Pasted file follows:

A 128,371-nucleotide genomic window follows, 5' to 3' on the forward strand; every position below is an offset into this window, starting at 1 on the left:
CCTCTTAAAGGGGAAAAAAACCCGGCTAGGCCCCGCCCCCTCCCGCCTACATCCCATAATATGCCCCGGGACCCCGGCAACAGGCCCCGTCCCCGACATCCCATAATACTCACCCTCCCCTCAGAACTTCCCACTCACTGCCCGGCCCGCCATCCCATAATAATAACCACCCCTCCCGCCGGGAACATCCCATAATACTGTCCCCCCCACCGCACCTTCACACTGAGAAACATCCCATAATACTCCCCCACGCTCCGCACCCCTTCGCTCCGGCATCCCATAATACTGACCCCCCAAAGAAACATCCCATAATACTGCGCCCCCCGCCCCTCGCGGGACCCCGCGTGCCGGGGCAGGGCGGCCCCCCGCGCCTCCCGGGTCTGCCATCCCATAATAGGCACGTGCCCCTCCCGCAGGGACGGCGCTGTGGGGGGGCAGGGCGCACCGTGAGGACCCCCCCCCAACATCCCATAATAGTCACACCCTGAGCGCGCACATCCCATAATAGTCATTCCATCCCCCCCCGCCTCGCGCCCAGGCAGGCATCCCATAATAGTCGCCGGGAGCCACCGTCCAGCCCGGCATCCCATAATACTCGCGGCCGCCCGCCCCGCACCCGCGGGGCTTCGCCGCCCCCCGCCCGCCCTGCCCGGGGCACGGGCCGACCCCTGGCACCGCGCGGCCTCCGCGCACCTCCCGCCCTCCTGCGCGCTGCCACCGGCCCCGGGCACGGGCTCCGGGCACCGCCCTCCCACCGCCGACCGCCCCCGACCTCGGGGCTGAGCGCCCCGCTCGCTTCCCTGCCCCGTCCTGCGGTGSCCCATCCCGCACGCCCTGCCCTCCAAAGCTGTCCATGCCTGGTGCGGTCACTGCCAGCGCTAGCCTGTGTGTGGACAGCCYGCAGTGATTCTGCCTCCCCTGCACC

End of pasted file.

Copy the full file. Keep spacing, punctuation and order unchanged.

A 128,371-nucleotide genomic window follows, 5' to 3' on the forward strand; every position below is an offset into this window, starting at 1 on the left:
CCTCTTAAAGGGGAAAAAAACCCGGCTAGGCCCCGCCCCCTCCCGCCTACATCCCATAATATGCCCCGGGACCCCGGCAACAGGCCCCGTCCCCGACATCCCATAATACTCACCCTCCCCTCAGAACTTCCCACTCACTGCCCGGCCCGCCATCCCATAATAATAACCACCCCTCCCGCCGGGAACATCCCATAATACTGTCCCCCCCACCGCACCTTCACACTGAGAAACATCCCATAATACTCCCCCACGCTCCGCACCCCTTCGCTCCGGCATCCCATAATACTGACCCCCCAAAGAAACATCCCATAATACTGCGCCCCCCGCCCCTCGCGGGACCCCGCGTGCCGGGGCAGGGCGGCCCCCCGCGCCTCCCGGGTCTGCCATCCCATAATAGGCACGTGCCCCTCCCGCAGGGACGGCGCTGTGGGGGGGCAGGGCGCACCGTGAGGACCCCCCCCCAACATCCCATAATAGTCACACCCTGAGCGCGCACATCCCATAATAGTCATTCCATCCCCCCCCGCCTCGCGCCCAGGCAGGCATCCCATAATAGTCGCCGGGAGCCACCGTCCAGCCCGGCATCCCATAATACTCGCGGCCGCCCGCCCCGCACCCGCGGGGCTTCGCCGCCCCCCGCCCGCCCTGCCCGGGGCACGGGCCGACCCCTGGCACCGCGCGGCCTCCGCGCACCTCCCGCCCTCCTGCGCGCTGCCACCGGCCCCGGGCACGGGCTCCGGGCACCGCCCTCCCACCGCCGACCGCCCCCGACCTCGGGGCTGAGCGCCCCGCTCGCTTCCCTGCCCCGTCCTGCGGTGSCCCATCCCGCACGCCCTGCCCTCCAAAGCTGTCCATGCCTGGTGCGGTCACTGCCAGCGCTAGCCTGTGTGTGGACAGCCYGCAGTGATTCTGCCTCCCCTGCACC